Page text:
Culture & Community: Focus on the Berkshires

By Justin Burke / July 18, 2022

The healing power of the arts has been abundantly clear during the pandemic and recent mass movements for racial equity and justice. Even as engagement shifted online, people everywhere have sought relief through the arts and turned to arts organizations for content and experiences that address social issues.

Those and other topics were the subject of a virtual panel and discussion we co-hosted as part of our Arts Build Community (ABC) initiative. It was led by Slover Linett Audience Research, whose staff presented research on the power and potential of the arts through insights from thousands of Massachusetts residents interviewed last April.

"Findings from Culture & Community in a Time of Transformation: Focus on MA—Berkshires," a specialized regional report commission by our partner the Barr Foundation, extends learnings from statewide and national research the firm has conducted. It explores topics such as the role of arts and culture in supporting communities and in residents' lives; how patterns of engagement have shifted during the pandemic; beliefs about systemic racism in arts and culture organizations; and opportunities for action and change.

The session provided a deep dive on Berkshire County, with a presentation followed by discussion on how to activate findings in the county's arts and culture sector and beyond. Guest speakers included Margaret Keller (Community Access to the Arts), Thasia Giles (Jacob’s Pillow) and Gwendolyn VanSant (BRIDGE).

“Berkshire County residents want the arts and creative expression to play a significant role in their lives, and they want to see themselves in the arts.”

- Peter Taylor, BTCF president

Among the local findings shared were the following:

  • Berkshires residents have been doing more arts and culture online compared to other Massachusetts regions.
  • The Berkshires stands out with the most people valuing the arts highly of any region in the state.
  • More than three quarters of Mass. residents (77%) and nearly two-thirds of Berkshires residents (62%) want to see arts and culture organizations address social issues.
  • Climate change or natural disasters was the top issue Berkshires residents wanted to see arts and culture organizations address, followed by systemic racial injustice and food insecurity.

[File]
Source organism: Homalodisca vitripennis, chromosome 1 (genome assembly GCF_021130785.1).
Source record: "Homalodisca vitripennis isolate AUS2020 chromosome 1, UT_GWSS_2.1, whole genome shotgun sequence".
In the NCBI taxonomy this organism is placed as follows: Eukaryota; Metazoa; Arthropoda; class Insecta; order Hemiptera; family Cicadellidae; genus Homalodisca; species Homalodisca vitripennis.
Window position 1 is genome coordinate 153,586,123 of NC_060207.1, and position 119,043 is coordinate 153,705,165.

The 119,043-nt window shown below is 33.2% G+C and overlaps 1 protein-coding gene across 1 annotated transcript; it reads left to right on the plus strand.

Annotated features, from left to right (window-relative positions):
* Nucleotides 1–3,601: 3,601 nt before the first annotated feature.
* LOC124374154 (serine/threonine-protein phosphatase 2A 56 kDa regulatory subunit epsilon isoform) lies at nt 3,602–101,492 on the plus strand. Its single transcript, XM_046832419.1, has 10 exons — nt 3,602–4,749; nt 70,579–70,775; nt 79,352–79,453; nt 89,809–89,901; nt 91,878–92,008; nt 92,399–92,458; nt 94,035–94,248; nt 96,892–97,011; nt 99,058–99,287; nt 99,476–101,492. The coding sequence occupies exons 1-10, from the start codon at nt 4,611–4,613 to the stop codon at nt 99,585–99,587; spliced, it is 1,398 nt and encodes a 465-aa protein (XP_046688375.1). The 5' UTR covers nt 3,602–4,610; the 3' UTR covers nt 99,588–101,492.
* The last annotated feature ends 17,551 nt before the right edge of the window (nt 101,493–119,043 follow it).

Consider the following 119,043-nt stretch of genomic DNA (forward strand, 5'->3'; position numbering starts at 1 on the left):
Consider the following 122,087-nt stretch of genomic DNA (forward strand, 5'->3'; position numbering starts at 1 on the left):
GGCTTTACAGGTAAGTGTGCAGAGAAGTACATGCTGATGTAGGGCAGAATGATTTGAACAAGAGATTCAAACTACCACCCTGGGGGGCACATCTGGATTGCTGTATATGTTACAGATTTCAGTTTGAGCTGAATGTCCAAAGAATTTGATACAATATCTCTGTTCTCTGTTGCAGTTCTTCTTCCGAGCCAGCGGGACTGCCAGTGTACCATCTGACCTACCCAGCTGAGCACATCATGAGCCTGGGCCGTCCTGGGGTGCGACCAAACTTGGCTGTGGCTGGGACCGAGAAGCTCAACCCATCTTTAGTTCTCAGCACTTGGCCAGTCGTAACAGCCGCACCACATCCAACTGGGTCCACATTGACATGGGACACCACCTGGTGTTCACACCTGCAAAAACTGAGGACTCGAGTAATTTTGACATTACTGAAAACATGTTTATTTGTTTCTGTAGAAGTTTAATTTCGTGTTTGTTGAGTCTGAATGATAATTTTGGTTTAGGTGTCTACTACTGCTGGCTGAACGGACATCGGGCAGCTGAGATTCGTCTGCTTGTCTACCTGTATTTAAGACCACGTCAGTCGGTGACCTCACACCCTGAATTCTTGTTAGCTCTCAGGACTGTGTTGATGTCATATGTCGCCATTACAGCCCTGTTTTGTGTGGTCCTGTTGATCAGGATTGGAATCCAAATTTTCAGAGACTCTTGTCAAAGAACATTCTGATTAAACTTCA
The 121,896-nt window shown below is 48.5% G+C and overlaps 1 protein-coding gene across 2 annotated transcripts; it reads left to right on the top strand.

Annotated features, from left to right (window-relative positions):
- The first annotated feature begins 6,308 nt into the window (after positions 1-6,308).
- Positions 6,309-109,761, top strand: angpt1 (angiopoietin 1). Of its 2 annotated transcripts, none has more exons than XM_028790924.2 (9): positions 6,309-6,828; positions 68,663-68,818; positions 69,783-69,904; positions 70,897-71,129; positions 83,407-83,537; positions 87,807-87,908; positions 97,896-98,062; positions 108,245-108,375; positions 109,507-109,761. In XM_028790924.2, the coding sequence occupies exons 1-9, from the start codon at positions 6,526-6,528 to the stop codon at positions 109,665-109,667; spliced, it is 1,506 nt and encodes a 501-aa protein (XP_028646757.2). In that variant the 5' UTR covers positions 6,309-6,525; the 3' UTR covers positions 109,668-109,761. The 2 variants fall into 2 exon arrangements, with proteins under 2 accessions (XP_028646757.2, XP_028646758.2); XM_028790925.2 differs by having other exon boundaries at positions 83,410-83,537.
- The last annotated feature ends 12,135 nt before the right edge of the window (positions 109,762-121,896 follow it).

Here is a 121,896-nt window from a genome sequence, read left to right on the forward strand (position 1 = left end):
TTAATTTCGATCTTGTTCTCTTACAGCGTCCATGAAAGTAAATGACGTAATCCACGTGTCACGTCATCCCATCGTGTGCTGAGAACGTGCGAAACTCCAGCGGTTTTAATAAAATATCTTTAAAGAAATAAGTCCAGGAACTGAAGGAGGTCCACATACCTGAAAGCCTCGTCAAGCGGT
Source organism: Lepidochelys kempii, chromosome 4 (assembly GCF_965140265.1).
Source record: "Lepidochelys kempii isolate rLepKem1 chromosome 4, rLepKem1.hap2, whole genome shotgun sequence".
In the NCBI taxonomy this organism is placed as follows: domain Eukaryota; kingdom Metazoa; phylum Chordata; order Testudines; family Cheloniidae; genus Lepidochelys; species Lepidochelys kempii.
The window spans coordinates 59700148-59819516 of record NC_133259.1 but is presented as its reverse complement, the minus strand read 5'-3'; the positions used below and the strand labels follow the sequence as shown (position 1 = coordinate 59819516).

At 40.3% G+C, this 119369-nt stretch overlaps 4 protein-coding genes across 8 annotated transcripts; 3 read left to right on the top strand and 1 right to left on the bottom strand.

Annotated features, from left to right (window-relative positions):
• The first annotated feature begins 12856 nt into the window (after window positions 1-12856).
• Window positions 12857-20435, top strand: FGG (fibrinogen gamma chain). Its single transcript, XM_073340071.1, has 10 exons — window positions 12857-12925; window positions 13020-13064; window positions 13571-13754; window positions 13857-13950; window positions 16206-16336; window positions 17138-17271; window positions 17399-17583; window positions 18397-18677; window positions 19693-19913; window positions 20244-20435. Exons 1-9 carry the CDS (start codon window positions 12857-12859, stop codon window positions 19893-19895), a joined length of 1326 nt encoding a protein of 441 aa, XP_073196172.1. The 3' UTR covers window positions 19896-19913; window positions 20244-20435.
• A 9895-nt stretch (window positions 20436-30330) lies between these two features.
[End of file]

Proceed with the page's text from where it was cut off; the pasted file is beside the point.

• The majority of Berkshires residents (78%) want to see changes in arts or culture organizations, though this was lower than the state overall (92%). Four main types of change are desired: access and new works (75%), equity and inclusion (65%), belonging and welcome (66%), and community rootedness (54%).
  • Nearly two-thirds of Berkshires residents want arts or culture organizations to collaborate with their communities on program creation, similar to the state as a whole.

[A recording of the session is available online.]

Action areas for discussion included making arts and culture experiences more welcoming, addressing social issues, dismantling systemic racism and fostering community collaborations.

As BTCF President Peter Taylor noted in his remarks, strong connections exist between the research results and those of the ABC initiative, which aims to ensure that everyone benefits from arts opportunities in the county – but especially communities of color, immigrants, youth and other residents who wish to participate in the arts but face barriers such as cost, transportation and social discomfort. Now in its fifth year, this resident-led work has built partnerships with arts and cultural nonprofit organizations and year-round residents to test new approaches to community engagement that use the proven power of the arts to build trust, cooperation and unity, while strengthening the arts as a sector.